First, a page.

Practical Problems with Building Fixed-Income VAR Models

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Practical Problems with Building Fixed-Income VAR Models. Rick Klotz Managing Director Global Head of Market Risk Management Greenwich NatWest. Value At Risk: Definition.

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### Practical Problems with Building Fixed-Income VAR Models

Rick KlotzManaging Director Global Head of Market Risk ManagementGreenwich NatWest

Value At Risk: Definition

The value at risk (VAR) of a portfolio is the loss in value in the portfolio that can be expected over a given period of time (e.g., 1-Day) with a probability not exceeding a given number (e.g., 5%).

Probability (Portfolio Loss < - VAR) = K

K = Given Probability

Visualizing VAR: An Example

A one day VAR of \$10mm using a probability of 5% means that there is a 5% chance that the portfolio could lose more than \$10mm in the next trading day.

VAR and Capital Requirements For Banks

Regulatory Capital = Market Risk Capital + Specific Risk Capital + Counterparty Risk Capital

Market Risk Capital = Max [Ave. of 10-Day 99% VAR x Multiplier, yesterday’s 10-Day 99% VAR]

Back-Testing A VAR Model
• Calculate 1-Day 95% VAR for a (changing) portfolio each day for some substantial period of time (e.g., 100 Days)
• Compare the P/L on the succeeding trading day with the previous close of business day’s VAR
• Count the number of times the loss exceeds the VAR
The Need For VAR Model Accuracy
• If the VAR is systematically “too low”, the model is underestimating the risk and you tend to have too many occasions where the loss in the portfolio exceeds the VAR. This can lead to an increase in the “multiplier” for the capital calculation.
• If the VAR is systematically “too high”, the model is over estimating the risk and your regulatory capital charge will be too high
• Estimate the change in the value of the portfolio P, as a function of the change in the value of risk factors , . . ., (e.g., , may be the change in 1-year U.S. interest rates, may be the change in 2-year U.S. interest rates, etc.).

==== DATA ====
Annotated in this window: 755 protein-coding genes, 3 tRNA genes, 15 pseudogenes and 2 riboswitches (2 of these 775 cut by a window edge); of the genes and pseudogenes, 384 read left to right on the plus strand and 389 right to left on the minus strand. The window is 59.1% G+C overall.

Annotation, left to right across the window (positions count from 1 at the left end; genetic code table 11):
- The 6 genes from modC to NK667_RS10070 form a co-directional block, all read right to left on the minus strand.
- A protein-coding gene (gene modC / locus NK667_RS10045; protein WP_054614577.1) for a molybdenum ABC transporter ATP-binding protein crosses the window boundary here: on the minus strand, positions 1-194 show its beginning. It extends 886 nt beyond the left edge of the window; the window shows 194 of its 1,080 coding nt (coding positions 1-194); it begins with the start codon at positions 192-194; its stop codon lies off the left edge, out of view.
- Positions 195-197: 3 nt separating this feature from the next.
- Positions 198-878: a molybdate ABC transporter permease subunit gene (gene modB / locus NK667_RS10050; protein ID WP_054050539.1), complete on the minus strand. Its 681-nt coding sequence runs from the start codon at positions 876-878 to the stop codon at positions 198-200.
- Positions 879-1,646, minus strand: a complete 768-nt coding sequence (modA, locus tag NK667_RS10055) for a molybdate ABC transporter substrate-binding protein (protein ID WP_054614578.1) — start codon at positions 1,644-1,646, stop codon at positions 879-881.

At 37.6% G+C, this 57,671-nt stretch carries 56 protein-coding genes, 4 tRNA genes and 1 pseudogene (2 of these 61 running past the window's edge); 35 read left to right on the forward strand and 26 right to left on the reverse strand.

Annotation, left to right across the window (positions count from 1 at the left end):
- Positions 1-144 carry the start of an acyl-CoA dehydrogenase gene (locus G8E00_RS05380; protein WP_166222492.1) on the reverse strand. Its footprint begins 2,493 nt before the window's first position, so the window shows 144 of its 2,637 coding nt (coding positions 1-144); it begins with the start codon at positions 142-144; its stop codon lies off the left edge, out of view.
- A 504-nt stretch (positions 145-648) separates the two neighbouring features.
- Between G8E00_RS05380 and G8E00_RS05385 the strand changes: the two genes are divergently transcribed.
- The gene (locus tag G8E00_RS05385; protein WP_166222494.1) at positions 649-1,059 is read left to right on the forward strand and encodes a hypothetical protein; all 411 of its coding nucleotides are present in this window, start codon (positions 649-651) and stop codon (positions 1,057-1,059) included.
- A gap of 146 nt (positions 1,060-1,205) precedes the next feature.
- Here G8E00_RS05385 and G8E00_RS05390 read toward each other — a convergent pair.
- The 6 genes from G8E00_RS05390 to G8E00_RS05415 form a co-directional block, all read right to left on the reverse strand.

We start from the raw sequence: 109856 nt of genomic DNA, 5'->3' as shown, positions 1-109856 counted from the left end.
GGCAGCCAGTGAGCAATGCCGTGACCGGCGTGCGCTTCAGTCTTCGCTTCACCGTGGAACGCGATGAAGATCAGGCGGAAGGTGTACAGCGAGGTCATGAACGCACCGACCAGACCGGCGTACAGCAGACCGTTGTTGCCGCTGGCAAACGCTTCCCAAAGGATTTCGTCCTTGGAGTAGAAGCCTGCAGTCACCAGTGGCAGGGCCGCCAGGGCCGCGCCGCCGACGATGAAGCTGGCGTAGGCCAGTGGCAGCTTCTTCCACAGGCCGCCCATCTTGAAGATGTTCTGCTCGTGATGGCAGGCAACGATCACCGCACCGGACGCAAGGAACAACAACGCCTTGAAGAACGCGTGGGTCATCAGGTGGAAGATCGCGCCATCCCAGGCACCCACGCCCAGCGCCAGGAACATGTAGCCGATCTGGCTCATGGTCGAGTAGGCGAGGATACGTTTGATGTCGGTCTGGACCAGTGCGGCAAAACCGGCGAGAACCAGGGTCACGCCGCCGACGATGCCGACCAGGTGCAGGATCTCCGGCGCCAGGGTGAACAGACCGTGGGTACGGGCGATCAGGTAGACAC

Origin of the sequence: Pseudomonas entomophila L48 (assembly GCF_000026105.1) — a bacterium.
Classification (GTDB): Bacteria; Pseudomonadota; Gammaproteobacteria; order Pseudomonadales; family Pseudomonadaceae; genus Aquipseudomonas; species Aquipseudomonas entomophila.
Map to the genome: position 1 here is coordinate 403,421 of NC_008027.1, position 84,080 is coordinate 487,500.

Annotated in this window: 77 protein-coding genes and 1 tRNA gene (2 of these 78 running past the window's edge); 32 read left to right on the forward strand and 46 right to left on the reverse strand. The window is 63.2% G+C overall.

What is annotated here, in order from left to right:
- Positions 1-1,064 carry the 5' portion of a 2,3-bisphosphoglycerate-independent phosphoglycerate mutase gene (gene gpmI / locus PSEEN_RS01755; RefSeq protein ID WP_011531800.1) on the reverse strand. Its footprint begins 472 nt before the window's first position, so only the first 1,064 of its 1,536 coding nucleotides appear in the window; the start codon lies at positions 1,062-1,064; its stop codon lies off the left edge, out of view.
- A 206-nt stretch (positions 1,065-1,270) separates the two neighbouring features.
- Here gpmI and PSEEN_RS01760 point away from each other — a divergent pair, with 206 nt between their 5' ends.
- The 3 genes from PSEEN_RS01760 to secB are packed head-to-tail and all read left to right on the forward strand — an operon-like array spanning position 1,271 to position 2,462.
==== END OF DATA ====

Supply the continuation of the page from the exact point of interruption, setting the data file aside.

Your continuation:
Example:

Building A VAR Model: Basic Methodologies

1) Variance/Covariance Method - Use historical variances and covariances of risk factors, , to estimate how large 1.645 (for 5%) is for the distribution of .

Building A VAR Model: Basic Methodologies

2) Historical Simulation Method - Take an historical period, say the last 501 trading days, and calculate

Order from highest to lowest and take the 475th as the VAR

Building A VAR Model: Basic Methodologies

3) Monte Carlo Simulation Method - Simulate a set of 500 (for example) by choosing for risk factors ( can be historical or implied from options, are usually historical). Order the from highest to lowest and take the 475th as the VAR.

General Challenges for VAR Models
• Obtaining Good Historical Data
• Finding a “complete” set of risk factors - fixed income VAR models generally miss bond specific information (e.g., issuer specific risk)
• How to weight historical data to accurately determine a 1-day VAR.
Poor Data

Even actively traded markets can have “noisy” historical data

Less actively traded markets can pose a significant challenge to finding clean historical data

Historical data can be misleading if a market is maturing over that period

Missing Data

It may be difficult to find historical data in relatively new (e.g., U.K. Asset Backeds) or inactive markets (e.g., inverse I.O.s)

Asynchronous Data

The data for risk factors that are traded against each other (e.g., Mortgages and Treasuries, Futures and Cash Securities, etc.) must reflect simultaneous closes.

Obtaining Good Historical Data
Finding a Complete Set of Risk Factors
• Fixed Income VAR models generally miss bond (even market) specific information